Yup! That's basically what crockpots are too... big bad braising machines.

                2. re: LuluTheMagnificent
                  C. Hamster Feb 11, 2013 04:21 PM

                  Braising means to cook in liquid in a closed container low and slow. Like how you make a stew.

                  You don't have to brown the meat but you will be much the better if you do.

                  1. re: C. Hamster
                    paulj Feb 11, 2013 04:55 PM

                    There is an overlap between stewing and braising, but usually there is a difference in the amount of liquid. In stewing there is enough liquid to submerge or float the meat. In braising the meat is only martially submerged. For example if cooking a whole chicken, you might start with an inch or so of liquid. If cooking pieces, as in beef stew, or a cutup chicken, the distinction is harder to make. Is bœuf bourguignon a stew or braised beef?

                    1. re: paulj
                      C. Hamster Feb 11, 2013 05:28 PM

                      Braising and stewing are essentially the same, technique-wise.

                      Some suggest that stewing is reserved for smaller chunks of meat.

                3. c oliver Feb 11, 2013 05:39 PM

                  http://chowhound.chow.com/topics/5826...

                  You will get down on your knees and thank ME for passing this on to you and Will Owen (THE MAN!!!) for adapting it from the LA Times and then sharing it. I've made it many, many times and now my family and n-laws are making it. No better way to christen your DO. You're gonna love this.

                  1. maria lorraine Feb 11, 2013 05:53 PM

                    You have just embarked on one the most flavorful cooking methods that exist.

                    I love the book All About Braising: The Art of Uncomplicated Cooking.

                    http://www.amazon.com/All-About-Brais...

                    1. porker Feb 11, 2013 06:09 PM

                      Just my 2c...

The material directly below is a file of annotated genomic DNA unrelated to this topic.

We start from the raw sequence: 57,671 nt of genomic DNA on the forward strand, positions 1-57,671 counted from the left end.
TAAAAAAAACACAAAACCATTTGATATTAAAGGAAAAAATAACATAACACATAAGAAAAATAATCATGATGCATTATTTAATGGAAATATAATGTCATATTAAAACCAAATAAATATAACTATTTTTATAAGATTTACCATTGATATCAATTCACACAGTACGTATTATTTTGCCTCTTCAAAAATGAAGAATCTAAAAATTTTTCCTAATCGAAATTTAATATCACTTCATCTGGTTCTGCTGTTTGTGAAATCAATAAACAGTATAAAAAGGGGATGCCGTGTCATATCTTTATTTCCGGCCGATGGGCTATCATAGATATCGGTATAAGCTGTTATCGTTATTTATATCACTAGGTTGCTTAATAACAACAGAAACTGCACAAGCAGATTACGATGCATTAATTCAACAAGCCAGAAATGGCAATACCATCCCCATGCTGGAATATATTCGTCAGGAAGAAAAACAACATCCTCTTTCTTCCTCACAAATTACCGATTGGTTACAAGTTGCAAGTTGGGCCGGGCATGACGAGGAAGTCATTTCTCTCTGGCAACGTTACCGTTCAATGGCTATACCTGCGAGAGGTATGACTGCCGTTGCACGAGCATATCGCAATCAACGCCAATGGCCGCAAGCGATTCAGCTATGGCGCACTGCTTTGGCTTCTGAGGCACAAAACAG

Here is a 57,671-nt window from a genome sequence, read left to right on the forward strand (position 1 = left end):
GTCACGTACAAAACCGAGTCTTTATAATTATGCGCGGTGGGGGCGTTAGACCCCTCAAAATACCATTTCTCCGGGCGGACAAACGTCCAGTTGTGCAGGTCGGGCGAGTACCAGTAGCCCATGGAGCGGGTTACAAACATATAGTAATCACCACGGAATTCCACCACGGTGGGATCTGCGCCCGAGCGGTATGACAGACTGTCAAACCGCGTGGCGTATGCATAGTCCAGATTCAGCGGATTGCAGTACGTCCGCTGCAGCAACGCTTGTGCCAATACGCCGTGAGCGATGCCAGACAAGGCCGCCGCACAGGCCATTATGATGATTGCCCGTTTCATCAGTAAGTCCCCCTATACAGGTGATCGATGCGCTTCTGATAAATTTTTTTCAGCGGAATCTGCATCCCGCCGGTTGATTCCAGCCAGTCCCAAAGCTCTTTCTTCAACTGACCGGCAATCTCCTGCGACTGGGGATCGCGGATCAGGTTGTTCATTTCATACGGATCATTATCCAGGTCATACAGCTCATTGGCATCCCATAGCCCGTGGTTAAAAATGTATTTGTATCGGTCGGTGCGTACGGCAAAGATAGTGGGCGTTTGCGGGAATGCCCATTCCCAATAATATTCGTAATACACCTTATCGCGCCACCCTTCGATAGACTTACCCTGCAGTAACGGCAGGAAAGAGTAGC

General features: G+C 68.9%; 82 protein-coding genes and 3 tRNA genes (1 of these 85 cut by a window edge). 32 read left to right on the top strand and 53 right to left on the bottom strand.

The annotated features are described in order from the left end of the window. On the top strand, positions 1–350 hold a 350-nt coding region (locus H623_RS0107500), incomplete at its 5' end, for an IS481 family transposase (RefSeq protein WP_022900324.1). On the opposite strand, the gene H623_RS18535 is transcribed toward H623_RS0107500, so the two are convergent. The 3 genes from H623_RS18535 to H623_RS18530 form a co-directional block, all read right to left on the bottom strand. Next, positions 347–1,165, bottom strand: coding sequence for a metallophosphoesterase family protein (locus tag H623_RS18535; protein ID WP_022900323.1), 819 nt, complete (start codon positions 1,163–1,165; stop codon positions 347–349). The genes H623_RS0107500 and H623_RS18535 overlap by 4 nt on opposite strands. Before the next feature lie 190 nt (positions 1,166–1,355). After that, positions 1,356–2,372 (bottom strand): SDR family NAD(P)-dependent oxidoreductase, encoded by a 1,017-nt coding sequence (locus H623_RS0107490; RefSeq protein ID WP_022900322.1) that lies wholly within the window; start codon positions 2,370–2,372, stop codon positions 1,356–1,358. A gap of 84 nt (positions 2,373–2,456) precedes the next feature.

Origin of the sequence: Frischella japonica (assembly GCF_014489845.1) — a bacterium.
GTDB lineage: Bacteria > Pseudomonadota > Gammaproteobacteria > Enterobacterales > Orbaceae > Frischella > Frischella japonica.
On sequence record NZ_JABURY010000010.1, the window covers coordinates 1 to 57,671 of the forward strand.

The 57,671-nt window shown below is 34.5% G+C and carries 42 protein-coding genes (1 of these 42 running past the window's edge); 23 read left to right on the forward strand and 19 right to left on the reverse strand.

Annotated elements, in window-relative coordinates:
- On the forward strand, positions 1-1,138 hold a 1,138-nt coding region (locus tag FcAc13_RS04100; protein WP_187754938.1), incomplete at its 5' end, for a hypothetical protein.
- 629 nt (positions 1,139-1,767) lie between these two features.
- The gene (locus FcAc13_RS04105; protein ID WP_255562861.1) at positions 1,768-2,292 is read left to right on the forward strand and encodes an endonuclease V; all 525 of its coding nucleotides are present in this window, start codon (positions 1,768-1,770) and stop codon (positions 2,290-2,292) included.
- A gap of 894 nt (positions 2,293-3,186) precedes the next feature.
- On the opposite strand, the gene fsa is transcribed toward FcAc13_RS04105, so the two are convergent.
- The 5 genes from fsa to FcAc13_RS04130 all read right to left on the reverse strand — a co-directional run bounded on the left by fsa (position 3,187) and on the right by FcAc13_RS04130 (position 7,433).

The dutch oven is great for all items already listed (chicken, beef bourgignon, pork, etc).
                      However, I'd suggest to go through some Philly grocery flyers to find chuck roast on sale. Also known as blade roast, it looks like this
                      http://www.grillmeats.com/chuck_blade...
                      Why do you want it on sale? 'Cause its a tough, cheap sumbitch of a cut that you will transform to elegance (to me, this is part of the dutch oven charm, changing a cheap cut to greatness).
                      You'll want some aromatics; onion, celery, garlic, whatever herbs you have (although fresh rosemary is great), dry red wine, and maybe potatoes and carrots (peas and tomatoes a nice addition as well).

                      Look for a pot roast recipe that appeals to you. Basically sear the meat in some oil in the pot with S&P, remove. Sweat the onion/garlic/celery, deglaze with 1/2 bottle of wine (drink the rest plus more), add stock or water, put the meat back in. Season with herbs, cook covered on stove or in oven a coupla hours.
                      Your house will smell wonderful.

                      1. chowser Feb 11, 2013 06:51 PM

                        Something completely different from braising, no knead bread. Its been life changing for me to be honest. Not because I make it all the time but because it got me started on the road to making bread, all different kinds..

                        http://www.nytimes.com/2006/11/08/din...